Buying property together is an exciting step in any relationship, be it with a friend or partner, but it can be all too easy to overlook the boring stuff that goes along with it. 

Joint ownership, however, can bring with it some legal implications that are better addressed sooner rather than later. One question you’ll need to answer before you buy is whether you want to hold the property as ‘Tenants in Common’ or ‘Joint Tenants’, but what’s the difference between the two? 

We’ll find out here in today’s post.

Joint tenants and tenants in common: An overview of each

couple research joint tenants in common

Before we get to the differences between joint tenants and tenants in common, let’s have a quick look at what each of these legal terms mean:

Joint tenants

Being joint tenants means that each of you have equal rights to the whole property. You can have up to four owners in total under a joint tenancy, so you are not restricted to pairing up with just one other, but there are potential issues to consider.

In legal terms, you are viewed as a single entity, so you’ll need one mortgage between you, and if you decide to sell, you must decide together. As joint tenants, the property is also automatically left to the other owners should the worst happen and you pass away. This is commonly known as the ‘right of survivorship’ rule.

While ‘right of survivorship’ makes sense to many, especially those buying property together as a couple, for others it may prove to be the key point that pushes them towards becoming tenants in common instead. The fact that you cannot pass on ownership of the property in your will is one of the major differences between being joint tenants and tenants in common.

Tenants in common

Holding a tenancy in common means each party owns a separate share of the property, and these can differ in size. This type of joint ownership is popular with parents who want to help their children get on the property ladder or friends who wish to pool their resources to buy a home together.

Say, for example, you are buying with two friends or family members, then the cost of the property can be split between you in any way that suits, providing the total amounts to 100% of the entire home. So, you could hold 60%, while your two friends can hold 20% each. 

When it comes to selling, you must all agree in the same way as you would if you were joint tenants, but tenants in common can leave their ownership share to someone other than their co-buyers if they wish.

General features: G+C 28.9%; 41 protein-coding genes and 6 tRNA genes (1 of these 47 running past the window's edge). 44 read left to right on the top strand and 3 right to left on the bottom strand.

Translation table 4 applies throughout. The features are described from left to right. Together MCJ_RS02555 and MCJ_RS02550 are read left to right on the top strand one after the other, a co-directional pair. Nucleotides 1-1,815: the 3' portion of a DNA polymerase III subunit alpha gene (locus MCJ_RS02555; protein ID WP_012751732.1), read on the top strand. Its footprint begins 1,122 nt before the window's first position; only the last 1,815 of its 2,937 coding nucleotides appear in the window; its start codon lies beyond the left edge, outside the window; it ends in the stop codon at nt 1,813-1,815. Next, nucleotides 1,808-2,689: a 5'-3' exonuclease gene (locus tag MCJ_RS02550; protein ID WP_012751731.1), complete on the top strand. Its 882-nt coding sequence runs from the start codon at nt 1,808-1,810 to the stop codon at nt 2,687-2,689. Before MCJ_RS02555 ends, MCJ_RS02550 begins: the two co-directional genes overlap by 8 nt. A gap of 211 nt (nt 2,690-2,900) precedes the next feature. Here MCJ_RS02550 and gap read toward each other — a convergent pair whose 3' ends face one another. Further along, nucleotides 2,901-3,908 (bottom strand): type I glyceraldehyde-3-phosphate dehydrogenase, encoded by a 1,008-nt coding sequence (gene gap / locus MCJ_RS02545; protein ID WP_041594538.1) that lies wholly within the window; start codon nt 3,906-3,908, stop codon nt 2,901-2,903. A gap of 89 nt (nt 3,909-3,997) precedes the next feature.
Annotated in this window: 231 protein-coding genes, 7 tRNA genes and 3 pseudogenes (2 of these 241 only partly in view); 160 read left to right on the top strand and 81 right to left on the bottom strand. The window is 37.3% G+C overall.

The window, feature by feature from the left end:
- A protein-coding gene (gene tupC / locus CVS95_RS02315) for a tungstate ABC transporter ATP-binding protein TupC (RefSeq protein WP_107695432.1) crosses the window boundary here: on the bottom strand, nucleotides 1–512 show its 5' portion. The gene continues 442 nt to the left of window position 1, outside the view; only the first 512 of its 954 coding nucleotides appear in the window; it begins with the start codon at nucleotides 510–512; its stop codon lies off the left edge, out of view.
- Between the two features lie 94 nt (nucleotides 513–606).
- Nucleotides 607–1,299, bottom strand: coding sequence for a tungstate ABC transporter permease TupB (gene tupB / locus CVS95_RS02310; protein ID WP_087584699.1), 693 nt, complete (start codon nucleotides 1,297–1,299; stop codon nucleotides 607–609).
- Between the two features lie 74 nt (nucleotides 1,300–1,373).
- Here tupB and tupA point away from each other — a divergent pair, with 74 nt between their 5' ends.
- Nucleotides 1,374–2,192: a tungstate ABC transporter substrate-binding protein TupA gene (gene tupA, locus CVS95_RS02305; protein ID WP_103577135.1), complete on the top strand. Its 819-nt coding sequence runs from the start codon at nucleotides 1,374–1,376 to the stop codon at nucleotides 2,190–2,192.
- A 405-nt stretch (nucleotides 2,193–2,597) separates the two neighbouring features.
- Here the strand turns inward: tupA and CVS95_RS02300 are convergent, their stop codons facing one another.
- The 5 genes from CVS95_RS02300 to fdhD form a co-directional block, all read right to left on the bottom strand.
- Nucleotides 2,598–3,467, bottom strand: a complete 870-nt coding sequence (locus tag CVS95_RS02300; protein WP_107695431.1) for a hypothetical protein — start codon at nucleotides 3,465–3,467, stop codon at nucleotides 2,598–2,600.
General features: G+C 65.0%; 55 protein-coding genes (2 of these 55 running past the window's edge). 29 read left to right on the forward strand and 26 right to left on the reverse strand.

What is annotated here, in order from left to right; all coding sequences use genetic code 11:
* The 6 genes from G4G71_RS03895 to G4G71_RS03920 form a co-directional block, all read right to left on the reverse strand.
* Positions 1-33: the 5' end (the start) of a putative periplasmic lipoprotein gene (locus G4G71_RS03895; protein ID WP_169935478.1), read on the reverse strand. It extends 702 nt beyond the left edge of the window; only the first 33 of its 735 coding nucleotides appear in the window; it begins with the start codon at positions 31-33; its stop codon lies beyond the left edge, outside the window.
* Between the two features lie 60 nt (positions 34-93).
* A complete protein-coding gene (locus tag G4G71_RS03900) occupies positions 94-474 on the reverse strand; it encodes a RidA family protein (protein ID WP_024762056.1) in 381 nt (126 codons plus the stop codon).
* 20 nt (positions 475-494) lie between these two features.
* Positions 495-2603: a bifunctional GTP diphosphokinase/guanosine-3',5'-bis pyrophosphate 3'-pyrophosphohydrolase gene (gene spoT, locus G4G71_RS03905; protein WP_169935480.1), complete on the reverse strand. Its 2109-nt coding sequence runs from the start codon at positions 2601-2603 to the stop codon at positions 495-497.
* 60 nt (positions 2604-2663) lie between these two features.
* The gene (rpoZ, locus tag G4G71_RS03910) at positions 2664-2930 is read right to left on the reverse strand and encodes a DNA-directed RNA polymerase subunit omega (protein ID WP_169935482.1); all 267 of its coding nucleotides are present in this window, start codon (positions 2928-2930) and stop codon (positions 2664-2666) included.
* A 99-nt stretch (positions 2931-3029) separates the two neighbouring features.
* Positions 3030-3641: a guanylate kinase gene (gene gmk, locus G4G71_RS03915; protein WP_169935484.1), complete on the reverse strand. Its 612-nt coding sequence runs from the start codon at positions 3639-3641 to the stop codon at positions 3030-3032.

Tenants in common can also opt to have their own mortgage for their share in the eyes of the law, but the truth is few lenders are willing to offer such mortgages. A joint mortgage, therefore, remains the most frequently used way to finance a property purchase by tenants in common.

Okay, so what are the differences between joint tenancy and tenancy in common?

We’ve already laid out some key differences between joint tenants and tenants in common in our descriptions above, but for clarity we’ll divide them into sections for you below:

Division of ownership

  • Joint Tenant: Each joint tenant has equal rights to the whole property.

  • Tenants in Common: Each tenant in common can hold a different share of the property.

Do all owners have to agree to the sale of the property?

  • Joint Tenant: Yes.

  • Tenants in Common: Yes.

Can individual shares be left to anyone in a will?

  • Joint Tenants: No, in the event of your death, your share will be automatically passed to the other owner (or owners).

  • Tenants in Common: Yes.

Do you need a joint mortgage?

  • Joint Tenants: Yes.

  • Tenants in Common: No, but you may struggle to find a lender willing to split the mortgage up in this way.

Tenancy in common vs joint tenancy: Which is best?

As we’ve seen already, there really isn’t a best option when it comes to choosing between holding property as tenants in common or as joint tenants, it really comes down to personal choice and your own individual needs and circumstances.

As a (very) general rule of thumb, joint tenancy usually suits married couples, while tenants in common is more applicable to those who are buying as a group but wish to maintain a degree of separation between themselves and their co-owners.

Petty Son and Prestwich have been helping buyers find their dream homes for over a century. We operate differently from most estate agents, and our people-first approach to the property market has stood us in good stead since 1908. Give our friendly sales team a call to find out exactly why we stand out from the crowd.


Article By: Jenny Wagstaff

As a Director of Petty’s, there isn’t much Jenny doesn’t do: Lettings management, HR duties, general business admin...the list goes on! When she isn’t handling the day-to-day stuff, you’ll find her in the theatre or enjoying afternoon tea somewhere swanky.

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